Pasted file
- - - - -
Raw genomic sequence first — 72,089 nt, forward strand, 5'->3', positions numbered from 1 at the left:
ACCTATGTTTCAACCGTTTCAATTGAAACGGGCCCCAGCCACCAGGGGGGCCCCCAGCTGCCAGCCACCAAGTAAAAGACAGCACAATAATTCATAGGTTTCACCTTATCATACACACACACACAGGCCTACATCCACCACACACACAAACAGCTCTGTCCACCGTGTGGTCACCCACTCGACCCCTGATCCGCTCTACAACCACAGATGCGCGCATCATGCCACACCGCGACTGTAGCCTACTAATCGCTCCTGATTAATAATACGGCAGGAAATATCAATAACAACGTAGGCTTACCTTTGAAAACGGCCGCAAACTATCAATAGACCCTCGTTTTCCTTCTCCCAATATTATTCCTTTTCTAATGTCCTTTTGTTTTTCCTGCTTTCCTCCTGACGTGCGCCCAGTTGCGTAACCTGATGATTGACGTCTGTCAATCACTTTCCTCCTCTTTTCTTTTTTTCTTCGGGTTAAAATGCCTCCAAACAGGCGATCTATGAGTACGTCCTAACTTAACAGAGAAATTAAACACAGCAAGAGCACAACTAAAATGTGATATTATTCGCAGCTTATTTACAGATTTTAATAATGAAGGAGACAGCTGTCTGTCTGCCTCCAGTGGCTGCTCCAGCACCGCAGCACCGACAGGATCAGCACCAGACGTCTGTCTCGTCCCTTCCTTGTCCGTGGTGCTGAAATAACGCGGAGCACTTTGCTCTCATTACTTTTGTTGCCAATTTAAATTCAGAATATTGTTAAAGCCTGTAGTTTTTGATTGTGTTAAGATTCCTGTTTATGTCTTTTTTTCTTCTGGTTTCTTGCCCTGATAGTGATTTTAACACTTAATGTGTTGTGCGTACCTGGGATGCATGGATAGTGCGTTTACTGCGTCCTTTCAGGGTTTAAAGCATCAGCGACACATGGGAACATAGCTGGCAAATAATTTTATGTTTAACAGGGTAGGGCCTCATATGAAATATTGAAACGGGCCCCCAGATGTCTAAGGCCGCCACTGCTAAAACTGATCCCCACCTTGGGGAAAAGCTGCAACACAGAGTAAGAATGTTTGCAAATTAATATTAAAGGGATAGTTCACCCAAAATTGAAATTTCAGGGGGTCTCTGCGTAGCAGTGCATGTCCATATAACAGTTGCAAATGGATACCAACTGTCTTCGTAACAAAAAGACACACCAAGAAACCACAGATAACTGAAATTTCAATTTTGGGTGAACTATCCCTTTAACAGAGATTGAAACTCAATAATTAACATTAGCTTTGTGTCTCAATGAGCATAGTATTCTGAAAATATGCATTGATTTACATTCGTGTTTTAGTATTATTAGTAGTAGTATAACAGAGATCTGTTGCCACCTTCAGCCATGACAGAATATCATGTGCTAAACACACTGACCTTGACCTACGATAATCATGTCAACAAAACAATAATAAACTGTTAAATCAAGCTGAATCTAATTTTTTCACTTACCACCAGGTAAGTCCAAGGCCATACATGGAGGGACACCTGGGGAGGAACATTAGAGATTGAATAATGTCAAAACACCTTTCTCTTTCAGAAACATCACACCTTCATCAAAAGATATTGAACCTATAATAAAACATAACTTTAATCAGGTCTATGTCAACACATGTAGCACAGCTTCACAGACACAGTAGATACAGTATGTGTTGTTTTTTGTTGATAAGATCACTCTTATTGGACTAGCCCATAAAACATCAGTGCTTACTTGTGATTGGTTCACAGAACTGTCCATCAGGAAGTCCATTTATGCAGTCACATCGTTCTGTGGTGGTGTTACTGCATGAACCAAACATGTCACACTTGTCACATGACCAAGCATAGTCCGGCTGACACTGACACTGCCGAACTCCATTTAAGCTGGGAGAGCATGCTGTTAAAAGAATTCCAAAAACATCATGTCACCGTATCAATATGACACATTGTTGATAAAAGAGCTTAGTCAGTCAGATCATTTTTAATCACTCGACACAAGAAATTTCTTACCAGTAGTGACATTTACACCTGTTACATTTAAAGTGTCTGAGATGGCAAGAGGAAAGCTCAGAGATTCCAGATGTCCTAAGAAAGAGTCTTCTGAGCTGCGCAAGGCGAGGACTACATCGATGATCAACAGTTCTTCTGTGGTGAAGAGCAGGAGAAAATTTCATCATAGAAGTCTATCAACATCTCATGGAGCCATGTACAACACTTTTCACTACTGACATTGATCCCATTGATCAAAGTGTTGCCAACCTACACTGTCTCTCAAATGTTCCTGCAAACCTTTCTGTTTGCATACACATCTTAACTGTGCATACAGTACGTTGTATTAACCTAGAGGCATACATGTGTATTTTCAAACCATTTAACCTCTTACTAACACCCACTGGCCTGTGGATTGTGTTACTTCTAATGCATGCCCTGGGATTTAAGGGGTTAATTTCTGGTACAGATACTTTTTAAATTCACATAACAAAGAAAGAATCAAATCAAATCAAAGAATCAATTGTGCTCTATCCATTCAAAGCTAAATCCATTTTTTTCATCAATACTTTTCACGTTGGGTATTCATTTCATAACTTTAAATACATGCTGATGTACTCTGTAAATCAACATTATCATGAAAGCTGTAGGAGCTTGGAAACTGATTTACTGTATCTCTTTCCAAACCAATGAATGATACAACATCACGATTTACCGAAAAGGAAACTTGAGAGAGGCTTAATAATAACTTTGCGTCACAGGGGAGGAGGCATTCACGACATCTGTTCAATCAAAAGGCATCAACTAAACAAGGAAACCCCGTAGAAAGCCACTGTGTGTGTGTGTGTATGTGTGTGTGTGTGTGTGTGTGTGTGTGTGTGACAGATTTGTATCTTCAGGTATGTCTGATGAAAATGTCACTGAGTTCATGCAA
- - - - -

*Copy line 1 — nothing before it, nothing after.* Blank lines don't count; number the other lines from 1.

Raw genomic sequence first — 72,089 nt, forward strand, 5'->3', positions numbered from 1 at the left: